Finally it’s go time! We grab some breakfast and head to the show. Even getting there early, parking for vendors was full and we had a decent walk in the general parking. We got to the booth and raised the tents waiting for the levy to break and the crowd to come rushing. In a few minutes, that’s exactly what happened. So many people happy to see us there and loving our new look, not to mention our swag. The coozies and shop rags we brought with us were a hit, not to mention the first issue of ROLL magazine. A few people even asked about getting a “Pauly Approved” sticker. As the day went on it got pretty warm and our little spot under the trees was a good place to be. A little bit of breeze, plus being in the shade made the temps tolerable. This was my first time working this show, so it was a bit of a different experience not getting to explore and see all there was to see. However, even from the booth I could see there were bikes of pretty much every make and vintage filling the place. The flow of people slowed around 2:00 and I was able to break away to go check out the FXR Show and see what Bike I thought deserved to be the J&P Cycles Choice. Walking through the park was rad. There were so many amazing builds with plenty of detail and unique custom touches. When I saw the bike I picked, I knew it was the one. I looked it over and loved that there was absolutely nothing on the bike done to match the current trends. Super narrow front end with a 21” spool and a tiny little seat meeting up to the bobbed fender all topped with a super sano and clean paint job. I shot some pics and showed Ryan. He agreed that the bike should be our choice. After the show we presented the owner of the rad little FXR with a Biltwell Lane Splitter helmet custom painted by Zorac.  After a few pictures, we closed the booth for the night. The heat had taken a lot out of us, so no going out. Dinner and sleep was all that was in store before we start all over again on Sunday.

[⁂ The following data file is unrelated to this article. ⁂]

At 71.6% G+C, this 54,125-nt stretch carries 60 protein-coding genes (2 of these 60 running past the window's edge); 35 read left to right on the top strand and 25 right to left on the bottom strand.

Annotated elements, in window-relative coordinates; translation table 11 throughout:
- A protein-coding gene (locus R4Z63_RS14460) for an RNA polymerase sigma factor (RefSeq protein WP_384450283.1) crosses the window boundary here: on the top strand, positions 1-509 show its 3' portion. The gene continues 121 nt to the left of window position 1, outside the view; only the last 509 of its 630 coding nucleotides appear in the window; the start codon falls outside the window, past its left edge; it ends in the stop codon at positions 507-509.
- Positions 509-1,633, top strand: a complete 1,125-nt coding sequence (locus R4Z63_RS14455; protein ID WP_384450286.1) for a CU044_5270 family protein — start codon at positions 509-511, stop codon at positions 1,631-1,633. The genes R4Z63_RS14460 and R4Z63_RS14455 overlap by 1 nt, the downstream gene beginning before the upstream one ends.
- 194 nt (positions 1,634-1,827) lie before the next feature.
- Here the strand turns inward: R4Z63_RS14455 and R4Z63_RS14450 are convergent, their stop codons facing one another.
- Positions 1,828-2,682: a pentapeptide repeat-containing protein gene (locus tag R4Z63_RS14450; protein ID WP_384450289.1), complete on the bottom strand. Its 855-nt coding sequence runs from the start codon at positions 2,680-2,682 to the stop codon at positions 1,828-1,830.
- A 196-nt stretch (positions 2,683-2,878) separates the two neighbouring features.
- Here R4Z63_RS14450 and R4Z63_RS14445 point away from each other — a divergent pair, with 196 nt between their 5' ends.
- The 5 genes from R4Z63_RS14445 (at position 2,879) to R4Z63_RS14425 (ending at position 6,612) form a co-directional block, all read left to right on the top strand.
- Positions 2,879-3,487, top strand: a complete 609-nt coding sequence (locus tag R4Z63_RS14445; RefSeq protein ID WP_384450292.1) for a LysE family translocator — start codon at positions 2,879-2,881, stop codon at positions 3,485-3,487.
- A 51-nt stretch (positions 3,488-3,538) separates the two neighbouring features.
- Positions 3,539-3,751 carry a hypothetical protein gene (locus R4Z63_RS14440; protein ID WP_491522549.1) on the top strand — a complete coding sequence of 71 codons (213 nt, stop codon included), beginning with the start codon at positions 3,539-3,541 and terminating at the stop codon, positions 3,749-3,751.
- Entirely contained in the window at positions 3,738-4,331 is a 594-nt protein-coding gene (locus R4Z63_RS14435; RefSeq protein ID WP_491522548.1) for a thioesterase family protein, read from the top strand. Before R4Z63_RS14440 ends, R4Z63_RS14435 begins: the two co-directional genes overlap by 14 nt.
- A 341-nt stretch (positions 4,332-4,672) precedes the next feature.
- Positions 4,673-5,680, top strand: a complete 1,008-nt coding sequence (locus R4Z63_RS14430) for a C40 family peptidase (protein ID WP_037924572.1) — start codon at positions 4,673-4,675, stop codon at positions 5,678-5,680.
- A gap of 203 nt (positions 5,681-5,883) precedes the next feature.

Sunday morning and the gates are about to open. The people started coming in, but at a much slower pace than Saturday. The lot eventually filled up and the day played out much the same as Saturday. Bands, bikes, and all around good times. The FXR we chose on Saturday was brought to our booth to display along with the Biltwell helmet trophy it earned.  Zorac striped up the shovelhead I built and got a good crowd while doing so. He ended up doing more bikes and helmets over the weekend. People can’t get enough of his amazing artistic abilities. We talked to so many people at the booth, but I must say, working an event just isn’t the same as covering an event. Over the two days, I may have had one hour total to check out the bikes and vendors. I really wanted to check out all of the bikes, vendors, and see the Supersuckers, but couldn’t leave the booth. This was a big change from the past two years of covering events and getting to see everything. I was at Born Free, but I didn’t experience it. As the show was drawing closer to the end, Ryan and I decided the same bike that was People’s Champ, was also the J&P Cycles Choice pick. We presented Christian Newman with our second Biltwell helmet lettered by Zorac for his amazing Knucklehead featuring more attention to detail than you could consume in a weekend. As the crowd dispersed, we tore down our booth and loaded the van. Born Free 9 was a wrap.